I think it's pretty careless to suggest that the intervention was based on a lie. The Meke Mekarle ('Little Children are Sacred') report was detailed and considered, and exposed a significant incidence of child abuse in some NT communities. Of course, this shouldn't be too surprising, given the significant incidence of child abuse in some mainstream communities. But it shouldn't be ignored, or denied. The lie wasn't that there is abuse. One obvious lie was the implication that it's everywhere and everyone. But the big lie about the intervention was that this heavy handed imposition of wayne gibbons' policies ever had a chance of making a positive contribution. In fact, despite claiming to be responding to the issues raised in the LCAS report, the NTER laws ignored not only the 97 recommendations, but the well made and emphasized urging that 'participation is essential to success'. Instead of taking on the tough task of working with communities at a local level to develop local responses to their particular issues, the intervention saw the imposition of a blanket one-size-fits-all response. Sending in the troops may have been diametrically opposed to the clear recommendation to make NT communities participants in building their own solutions, but this makes sense when we remember that child protection was the justification, not the objective. The true motivation of government was to corral voters : 'black kids overboard'. On other grounds we may be thankful this disgusting ploy failed, but the determination of the incoming labor federal government to make aboriginal affairs a 'non-issue' for the populous states has badly harmed Territorians and NT communities. There remain many good reasons to oppose the intervention, but surely one very important argument for abandoning the NTER laws is that they have utterly failed to address the stated objectives of improving the lives of children in NT communities.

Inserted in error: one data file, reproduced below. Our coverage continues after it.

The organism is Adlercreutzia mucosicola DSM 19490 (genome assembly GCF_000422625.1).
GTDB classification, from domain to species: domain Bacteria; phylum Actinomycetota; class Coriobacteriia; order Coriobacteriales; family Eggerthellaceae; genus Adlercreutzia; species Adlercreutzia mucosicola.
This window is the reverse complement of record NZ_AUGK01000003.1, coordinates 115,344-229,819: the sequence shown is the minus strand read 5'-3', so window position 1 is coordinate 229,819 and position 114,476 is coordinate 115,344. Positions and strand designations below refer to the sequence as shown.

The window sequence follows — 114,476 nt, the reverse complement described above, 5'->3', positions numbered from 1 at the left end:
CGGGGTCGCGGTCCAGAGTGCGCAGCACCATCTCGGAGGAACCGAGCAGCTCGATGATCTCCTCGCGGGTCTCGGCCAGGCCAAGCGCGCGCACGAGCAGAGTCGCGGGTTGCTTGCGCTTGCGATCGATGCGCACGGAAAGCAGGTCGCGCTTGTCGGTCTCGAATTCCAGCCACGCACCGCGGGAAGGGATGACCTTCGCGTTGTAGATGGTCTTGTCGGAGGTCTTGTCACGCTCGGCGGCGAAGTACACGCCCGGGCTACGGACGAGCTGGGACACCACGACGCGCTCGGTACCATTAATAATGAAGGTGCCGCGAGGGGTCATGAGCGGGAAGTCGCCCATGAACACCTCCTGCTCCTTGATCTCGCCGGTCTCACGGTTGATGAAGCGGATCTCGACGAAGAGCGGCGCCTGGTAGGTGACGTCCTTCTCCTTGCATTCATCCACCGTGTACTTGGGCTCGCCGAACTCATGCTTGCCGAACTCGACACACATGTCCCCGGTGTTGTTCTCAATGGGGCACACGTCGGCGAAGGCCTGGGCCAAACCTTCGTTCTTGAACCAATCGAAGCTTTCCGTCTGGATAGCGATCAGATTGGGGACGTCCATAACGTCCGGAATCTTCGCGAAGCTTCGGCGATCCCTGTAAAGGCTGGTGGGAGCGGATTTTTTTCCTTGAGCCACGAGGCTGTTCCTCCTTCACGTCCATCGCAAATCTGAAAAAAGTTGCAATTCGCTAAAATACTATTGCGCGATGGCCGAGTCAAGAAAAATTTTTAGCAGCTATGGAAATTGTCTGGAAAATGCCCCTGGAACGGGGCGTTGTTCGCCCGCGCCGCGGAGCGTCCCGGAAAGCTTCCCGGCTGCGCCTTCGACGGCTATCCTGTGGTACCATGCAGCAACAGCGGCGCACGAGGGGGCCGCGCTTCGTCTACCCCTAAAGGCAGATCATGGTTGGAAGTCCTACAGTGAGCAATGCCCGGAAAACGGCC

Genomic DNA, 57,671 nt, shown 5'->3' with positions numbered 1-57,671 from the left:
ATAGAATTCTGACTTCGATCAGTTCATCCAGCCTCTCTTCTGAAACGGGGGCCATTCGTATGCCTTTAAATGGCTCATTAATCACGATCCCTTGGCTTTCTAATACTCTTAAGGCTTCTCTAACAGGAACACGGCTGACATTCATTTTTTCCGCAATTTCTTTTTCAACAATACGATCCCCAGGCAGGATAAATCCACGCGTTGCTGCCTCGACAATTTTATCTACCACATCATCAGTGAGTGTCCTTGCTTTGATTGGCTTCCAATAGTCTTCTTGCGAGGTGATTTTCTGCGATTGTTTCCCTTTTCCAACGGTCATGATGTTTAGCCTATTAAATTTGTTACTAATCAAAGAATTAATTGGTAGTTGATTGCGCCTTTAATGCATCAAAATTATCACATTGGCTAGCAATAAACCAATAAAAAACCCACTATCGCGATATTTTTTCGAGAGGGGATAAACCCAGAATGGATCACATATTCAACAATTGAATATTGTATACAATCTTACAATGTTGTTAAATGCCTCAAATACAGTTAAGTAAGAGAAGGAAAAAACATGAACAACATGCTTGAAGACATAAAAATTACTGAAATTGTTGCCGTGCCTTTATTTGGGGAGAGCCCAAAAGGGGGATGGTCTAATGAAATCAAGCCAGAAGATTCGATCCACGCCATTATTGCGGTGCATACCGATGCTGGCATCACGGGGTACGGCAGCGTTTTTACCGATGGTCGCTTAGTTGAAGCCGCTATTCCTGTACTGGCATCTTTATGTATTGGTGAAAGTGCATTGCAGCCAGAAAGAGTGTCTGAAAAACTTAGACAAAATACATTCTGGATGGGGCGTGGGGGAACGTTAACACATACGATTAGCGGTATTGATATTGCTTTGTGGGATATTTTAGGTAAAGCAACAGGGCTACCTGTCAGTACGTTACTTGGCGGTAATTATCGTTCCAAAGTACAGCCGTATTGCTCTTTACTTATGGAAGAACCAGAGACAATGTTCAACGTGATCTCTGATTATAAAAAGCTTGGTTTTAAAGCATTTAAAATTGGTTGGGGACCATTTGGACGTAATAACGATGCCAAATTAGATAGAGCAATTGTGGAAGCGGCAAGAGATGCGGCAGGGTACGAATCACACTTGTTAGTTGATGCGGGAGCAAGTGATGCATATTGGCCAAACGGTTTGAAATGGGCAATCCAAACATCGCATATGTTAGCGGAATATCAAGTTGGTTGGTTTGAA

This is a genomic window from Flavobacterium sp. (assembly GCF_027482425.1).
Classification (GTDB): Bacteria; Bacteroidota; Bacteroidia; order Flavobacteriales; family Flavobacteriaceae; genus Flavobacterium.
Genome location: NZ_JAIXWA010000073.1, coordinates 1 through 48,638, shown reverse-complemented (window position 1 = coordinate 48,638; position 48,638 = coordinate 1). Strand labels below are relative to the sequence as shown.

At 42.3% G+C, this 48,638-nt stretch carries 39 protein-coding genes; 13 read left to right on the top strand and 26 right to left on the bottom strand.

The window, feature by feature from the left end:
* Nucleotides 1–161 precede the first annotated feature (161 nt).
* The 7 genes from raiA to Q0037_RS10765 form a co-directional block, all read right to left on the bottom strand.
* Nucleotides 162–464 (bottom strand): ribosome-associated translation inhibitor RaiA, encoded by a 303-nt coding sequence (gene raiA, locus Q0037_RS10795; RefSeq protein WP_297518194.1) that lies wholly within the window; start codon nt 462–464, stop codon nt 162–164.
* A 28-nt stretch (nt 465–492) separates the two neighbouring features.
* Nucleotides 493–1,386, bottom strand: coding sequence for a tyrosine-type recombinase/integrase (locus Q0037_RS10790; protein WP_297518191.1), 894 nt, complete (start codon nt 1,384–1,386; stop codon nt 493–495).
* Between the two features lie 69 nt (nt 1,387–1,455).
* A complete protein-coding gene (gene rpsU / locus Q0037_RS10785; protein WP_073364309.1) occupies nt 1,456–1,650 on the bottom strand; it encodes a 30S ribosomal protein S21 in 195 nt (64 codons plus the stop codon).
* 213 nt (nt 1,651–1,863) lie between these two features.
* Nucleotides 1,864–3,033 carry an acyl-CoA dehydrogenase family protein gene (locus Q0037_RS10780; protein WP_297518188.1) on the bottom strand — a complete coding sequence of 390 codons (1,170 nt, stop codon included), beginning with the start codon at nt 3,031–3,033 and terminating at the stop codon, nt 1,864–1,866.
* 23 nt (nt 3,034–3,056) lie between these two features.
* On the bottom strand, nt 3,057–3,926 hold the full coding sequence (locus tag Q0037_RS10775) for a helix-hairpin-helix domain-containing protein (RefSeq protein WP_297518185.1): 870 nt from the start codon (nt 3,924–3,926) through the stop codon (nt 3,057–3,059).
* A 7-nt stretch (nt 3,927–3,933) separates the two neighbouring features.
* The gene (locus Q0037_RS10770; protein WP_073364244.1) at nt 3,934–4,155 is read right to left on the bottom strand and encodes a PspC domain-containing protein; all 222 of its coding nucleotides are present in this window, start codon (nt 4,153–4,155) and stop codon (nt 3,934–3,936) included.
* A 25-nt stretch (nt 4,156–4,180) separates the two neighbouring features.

no one is saying that child abuse isn't happening in indigenous communities... were talking here about the premise in which the NT Intervention took place, IT WAS BASED ON LIES!! - I for a fact believe you to be among the millions of uninformed aussies out there that take the media as their advocate for building opinions on events as produced by the government. The LCAS was itself based on rather faulty grounds with their research conducted being having sourced from the media (go figure) and a racist crown prosecutor by the name of Nannete rogers. Tell me when did the government start taking the word of the media and lawyers for research over actual figures that COULD HAVE BEEN OBTAINED THROUGH proper studies? The LCAS clear states that the evidence research conducted for base of this report is not one that is partial and non-inclusive of the majority of the communities of the northern Territory, furthermore there are no child pedophile rings out there! not one condition has been made since the time NT took place... this a lll my friend is racial discourse ever so well carried out by the media to keep our conceptions of the indigenous in status quo with theirs!!